Taking Court proceedings is the last thing landlords want to do, because of the delays and the high cost – £280 if done through the Court, £250 if the on-line possession claim route is used, but there is worse to come, if it gets to Court and possession is not granted the process then has to start all over again.

This is often because of small errors which can be avoided, with care.

Here are a few pointers to try and make sure that you issue notices correctly and will only have to issue possession proceedings once:

-          Issue the notice to whoever the tenancy was issued to and in the name  used when issuing.  So a joint tenancy should be ended by a joint notice.  If a company name is used for the landlord, then the notice should also have the company name.

-          Make sure you are clear about which notice you are serving.  Most landlords prefer a section 21, as a ground is not needed and it is accelerated possession proceedings.  It requires 2 full months notice, possibly more as it should follow the dates of the tenancy.

-          Although commercially available notices will include a “saving clause”, the easiest way to avoid problems is to use the tenancy dates.  So if a tenancy starts on the 2nd of the month, the tenancy runs monthly to 1st of the following month and the notice should therefore be issued before the 2nd, to end 2 months hence on the 1st.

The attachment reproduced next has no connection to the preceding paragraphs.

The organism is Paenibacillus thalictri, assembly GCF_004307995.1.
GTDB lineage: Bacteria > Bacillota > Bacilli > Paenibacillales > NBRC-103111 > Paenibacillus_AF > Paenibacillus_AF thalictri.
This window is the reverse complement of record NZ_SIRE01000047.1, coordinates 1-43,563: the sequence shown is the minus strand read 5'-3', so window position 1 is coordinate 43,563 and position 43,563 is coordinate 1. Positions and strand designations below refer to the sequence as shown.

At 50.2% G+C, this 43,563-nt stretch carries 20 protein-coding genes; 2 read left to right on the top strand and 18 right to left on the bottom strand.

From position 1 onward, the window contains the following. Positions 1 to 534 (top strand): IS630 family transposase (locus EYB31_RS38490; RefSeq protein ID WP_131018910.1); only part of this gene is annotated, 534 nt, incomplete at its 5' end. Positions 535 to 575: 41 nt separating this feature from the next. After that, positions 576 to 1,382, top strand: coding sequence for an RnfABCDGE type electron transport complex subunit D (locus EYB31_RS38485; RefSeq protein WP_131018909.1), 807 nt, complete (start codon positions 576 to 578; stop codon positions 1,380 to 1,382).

-          If rent arrears, use a Section 8 notice quoting grounds 8, 10 and 11; ground 8 is the mandatory ground, which means a Court should order possession and says that either 2 months or 8 weeks (dependent on what the tenancy agreement says) rent arrears are owed. Grounds 10 and 11 are discretionary grounds which mean a Court must feel it is reasonable for a landlord to want possession but in cases where there is a ground 8, it adds weight.  The Section 8 notice should also follow dates, but in this case, the last 14 days of a tenancy period, so in the case mentioned, a tenancy ending on 1st of the month must have a notice issued before 15th of the month, to end 1st of the next month.

-          Have a clear rent account showing what is due, what was paid and an accumulating rent arrears total. The best way to show this information is in the form of a spread sheet.  Landlords have been known to present a set of bank statements, a Court will not take the time to go through these and come up with their own figures for rent arrears.  If trying the on-line possession procedure,  dates and figures will have to be inserted, so having a clear rent account is necessary to do this speedily.

-          Though a joint notice can be issued, when it comes to Court proceedings, the Court paperwork must be completed 3 times for each tenant.  This is done automatically in the on-line procedure.

It is bad enough having  tenants you don’t want linger in your property so make sure you issue paperwork correctly; it saves time and money.

By Sharon Betton